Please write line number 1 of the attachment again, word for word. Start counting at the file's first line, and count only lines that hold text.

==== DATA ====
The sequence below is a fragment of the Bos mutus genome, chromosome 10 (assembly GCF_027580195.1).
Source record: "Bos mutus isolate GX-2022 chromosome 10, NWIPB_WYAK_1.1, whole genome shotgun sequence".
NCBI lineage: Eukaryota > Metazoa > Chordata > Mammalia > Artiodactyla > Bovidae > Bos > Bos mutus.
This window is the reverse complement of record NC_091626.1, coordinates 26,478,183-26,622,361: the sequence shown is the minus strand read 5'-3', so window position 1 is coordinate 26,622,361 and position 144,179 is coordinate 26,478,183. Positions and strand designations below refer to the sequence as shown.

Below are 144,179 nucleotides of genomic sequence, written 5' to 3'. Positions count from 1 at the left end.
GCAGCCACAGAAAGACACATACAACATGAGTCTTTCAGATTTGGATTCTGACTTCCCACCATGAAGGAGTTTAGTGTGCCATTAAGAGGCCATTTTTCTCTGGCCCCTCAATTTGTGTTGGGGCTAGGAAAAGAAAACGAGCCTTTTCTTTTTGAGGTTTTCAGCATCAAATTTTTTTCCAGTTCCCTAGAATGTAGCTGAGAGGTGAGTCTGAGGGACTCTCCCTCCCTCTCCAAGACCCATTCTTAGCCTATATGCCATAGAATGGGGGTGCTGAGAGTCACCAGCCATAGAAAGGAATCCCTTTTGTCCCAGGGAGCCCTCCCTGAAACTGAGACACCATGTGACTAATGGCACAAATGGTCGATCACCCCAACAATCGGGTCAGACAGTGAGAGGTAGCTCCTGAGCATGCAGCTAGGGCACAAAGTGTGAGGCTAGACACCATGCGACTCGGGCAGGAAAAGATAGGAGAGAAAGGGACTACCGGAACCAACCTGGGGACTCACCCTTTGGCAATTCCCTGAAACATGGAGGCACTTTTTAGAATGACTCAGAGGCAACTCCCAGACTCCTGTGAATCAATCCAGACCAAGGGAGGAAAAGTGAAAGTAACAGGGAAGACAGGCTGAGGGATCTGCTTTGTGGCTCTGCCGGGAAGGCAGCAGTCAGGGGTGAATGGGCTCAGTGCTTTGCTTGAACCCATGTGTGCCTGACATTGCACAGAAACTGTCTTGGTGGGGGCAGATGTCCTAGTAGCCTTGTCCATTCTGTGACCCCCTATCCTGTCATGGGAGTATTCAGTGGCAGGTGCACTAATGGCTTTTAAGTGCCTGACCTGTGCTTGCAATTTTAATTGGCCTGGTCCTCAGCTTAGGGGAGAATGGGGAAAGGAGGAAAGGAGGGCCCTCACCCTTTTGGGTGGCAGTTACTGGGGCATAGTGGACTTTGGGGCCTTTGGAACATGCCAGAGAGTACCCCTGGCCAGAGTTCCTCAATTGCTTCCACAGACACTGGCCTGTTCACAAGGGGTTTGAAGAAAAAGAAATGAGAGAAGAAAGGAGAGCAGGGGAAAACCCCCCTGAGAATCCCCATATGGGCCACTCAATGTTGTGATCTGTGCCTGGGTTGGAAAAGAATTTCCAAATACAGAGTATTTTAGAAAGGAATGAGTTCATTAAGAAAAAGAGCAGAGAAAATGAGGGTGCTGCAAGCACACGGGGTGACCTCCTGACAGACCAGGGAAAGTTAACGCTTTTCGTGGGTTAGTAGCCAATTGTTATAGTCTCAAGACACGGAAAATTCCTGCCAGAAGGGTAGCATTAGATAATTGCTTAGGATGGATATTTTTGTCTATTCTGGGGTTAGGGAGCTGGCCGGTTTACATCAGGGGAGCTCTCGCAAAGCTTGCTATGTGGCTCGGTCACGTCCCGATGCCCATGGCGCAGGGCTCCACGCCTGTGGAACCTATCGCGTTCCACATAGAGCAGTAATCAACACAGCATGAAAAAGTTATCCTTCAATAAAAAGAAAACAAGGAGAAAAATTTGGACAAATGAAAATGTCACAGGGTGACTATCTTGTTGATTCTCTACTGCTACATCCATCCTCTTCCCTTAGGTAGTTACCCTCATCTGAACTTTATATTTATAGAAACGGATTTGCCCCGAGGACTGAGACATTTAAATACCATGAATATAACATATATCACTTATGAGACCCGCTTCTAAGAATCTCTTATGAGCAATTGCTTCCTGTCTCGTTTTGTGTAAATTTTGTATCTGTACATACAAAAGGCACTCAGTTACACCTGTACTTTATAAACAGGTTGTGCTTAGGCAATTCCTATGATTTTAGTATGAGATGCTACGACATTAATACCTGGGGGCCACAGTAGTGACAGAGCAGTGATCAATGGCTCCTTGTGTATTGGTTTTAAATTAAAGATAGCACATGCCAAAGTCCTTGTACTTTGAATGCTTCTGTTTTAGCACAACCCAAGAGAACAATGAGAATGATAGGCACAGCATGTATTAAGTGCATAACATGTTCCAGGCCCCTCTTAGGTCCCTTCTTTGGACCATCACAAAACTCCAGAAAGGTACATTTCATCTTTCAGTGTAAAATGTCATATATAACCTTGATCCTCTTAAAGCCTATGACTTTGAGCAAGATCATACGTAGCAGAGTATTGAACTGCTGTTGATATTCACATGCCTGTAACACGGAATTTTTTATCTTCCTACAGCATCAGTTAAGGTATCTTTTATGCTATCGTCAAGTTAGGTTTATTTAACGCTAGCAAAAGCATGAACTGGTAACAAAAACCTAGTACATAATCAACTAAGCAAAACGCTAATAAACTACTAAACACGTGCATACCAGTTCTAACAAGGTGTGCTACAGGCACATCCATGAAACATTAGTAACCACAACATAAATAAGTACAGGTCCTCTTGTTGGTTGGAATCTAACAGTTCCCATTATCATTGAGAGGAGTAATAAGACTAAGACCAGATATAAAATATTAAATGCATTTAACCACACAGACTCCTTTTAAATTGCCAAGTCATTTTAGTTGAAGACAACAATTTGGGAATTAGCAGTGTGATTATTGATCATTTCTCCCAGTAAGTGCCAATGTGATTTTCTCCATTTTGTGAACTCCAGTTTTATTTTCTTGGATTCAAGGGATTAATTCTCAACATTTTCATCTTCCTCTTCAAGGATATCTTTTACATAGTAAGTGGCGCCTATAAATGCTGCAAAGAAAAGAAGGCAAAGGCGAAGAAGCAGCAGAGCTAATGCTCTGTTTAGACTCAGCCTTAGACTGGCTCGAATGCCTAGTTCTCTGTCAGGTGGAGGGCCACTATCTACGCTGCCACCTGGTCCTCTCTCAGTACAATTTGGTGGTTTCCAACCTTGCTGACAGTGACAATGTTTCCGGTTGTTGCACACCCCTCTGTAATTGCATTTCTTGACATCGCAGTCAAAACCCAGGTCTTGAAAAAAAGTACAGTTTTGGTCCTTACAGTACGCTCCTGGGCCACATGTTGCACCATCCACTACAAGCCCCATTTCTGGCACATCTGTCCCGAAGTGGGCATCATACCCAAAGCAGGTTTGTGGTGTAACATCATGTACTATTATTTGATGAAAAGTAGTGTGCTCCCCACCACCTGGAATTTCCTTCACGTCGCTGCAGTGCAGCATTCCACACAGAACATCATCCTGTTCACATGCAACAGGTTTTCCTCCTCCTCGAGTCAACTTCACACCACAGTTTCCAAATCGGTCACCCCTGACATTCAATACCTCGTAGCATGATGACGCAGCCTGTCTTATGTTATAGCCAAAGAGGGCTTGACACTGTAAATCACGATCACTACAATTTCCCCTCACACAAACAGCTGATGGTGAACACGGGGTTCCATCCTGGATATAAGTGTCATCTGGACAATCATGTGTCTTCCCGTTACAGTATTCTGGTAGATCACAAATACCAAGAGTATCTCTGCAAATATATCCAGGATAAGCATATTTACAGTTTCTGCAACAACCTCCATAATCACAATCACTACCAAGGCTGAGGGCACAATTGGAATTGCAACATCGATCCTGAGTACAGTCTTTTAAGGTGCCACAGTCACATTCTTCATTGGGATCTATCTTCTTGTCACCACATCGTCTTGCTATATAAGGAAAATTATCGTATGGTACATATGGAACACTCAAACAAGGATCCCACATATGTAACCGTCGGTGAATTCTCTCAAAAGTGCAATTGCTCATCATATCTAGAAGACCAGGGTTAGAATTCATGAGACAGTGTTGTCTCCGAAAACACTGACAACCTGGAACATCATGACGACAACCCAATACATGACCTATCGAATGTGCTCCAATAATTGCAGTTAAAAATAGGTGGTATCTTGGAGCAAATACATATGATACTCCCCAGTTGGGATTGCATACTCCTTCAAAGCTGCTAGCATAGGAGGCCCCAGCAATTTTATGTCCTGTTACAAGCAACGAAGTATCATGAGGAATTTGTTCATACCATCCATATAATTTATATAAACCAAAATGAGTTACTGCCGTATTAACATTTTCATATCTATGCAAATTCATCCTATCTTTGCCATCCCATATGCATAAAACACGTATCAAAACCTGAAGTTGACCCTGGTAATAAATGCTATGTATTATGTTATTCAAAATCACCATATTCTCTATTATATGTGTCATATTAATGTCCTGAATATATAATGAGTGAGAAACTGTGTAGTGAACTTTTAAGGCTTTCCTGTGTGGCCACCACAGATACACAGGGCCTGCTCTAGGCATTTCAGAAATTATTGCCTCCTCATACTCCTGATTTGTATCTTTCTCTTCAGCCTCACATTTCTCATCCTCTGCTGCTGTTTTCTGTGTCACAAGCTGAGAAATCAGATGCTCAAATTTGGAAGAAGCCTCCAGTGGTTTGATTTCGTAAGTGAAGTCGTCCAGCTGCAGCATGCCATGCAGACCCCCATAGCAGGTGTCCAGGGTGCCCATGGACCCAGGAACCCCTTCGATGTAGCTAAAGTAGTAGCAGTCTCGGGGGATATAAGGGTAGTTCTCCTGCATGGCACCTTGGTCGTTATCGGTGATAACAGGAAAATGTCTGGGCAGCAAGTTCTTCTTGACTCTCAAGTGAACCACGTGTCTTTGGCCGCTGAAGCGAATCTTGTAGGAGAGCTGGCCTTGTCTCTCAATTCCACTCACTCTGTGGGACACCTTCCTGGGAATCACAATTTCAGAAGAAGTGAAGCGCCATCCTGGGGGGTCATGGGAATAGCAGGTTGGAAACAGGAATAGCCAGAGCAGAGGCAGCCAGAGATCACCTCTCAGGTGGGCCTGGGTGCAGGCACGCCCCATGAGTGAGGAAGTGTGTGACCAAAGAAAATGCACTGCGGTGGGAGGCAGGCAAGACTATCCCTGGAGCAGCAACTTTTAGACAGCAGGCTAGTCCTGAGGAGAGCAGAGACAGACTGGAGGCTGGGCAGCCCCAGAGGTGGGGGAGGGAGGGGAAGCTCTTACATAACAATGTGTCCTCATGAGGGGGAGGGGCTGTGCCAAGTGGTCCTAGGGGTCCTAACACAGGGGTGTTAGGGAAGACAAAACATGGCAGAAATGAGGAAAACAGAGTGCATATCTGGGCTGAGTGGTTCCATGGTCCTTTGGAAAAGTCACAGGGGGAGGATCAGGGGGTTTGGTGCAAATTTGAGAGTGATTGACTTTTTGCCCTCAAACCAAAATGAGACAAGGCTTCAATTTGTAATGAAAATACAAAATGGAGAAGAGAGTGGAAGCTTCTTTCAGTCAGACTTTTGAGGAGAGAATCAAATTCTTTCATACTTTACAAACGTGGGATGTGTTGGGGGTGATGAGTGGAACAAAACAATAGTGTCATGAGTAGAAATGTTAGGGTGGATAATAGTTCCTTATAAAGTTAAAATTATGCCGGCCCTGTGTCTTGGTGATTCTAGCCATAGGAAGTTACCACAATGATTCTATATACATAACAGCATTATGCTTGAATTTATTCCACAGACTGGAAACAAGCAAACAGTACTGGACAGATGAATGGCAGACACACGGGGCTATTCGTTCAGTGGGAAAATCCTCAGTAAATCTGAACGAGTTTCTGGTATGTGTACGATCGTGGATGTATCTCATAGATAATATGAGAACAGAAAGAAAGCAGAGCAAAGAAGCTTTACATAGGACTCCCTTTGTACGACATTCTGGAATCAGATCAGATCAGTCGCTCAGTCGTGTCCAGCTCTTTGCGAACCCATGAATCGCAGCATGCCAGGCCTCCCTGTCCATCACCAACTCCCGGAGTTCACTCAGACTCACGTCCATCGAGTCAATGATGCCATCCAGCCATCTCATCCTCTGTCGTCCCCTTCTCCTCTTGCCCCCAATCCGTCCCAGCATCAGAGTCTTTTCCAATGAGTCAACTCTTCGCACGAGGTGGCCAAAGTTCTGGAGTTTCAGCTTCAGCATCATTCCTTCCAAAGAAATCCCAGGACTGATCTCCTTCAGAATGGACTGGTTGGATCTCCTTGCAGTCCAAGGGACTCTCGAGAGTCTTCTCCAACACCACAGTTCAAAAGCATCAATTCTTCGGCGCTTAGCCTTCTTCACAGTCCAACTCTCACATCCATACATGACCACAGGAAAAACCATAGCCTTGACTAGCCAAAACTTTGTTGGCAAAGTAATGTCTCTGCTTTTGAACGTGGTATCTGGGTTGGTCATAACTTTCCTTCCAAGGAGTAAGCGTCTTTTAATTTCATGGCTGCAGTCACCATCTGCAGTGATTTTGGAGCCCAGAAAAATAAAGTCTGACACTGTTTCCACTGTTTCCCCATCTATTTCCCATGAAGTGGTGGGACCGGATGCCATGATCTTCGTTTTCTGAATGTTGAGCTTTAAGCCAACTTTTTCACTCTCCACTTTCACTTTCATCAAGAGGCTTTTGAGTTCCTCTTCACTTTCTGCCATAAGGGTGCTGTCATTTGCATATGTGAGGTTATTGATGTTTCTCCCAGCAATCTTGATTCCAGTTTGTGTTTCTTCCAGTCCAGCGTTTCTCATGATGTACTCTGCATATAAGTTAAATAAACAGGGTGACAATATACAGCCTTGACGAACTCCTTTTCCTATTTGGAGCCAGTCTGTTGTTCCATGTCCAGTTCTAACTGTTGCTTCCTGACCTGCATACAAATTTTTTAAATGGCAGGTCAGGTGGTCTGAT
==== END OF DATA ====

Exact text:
The sequence below is a fragment of the Bos mutus genome, chromosome 10 (assembly GCF_027580195.1).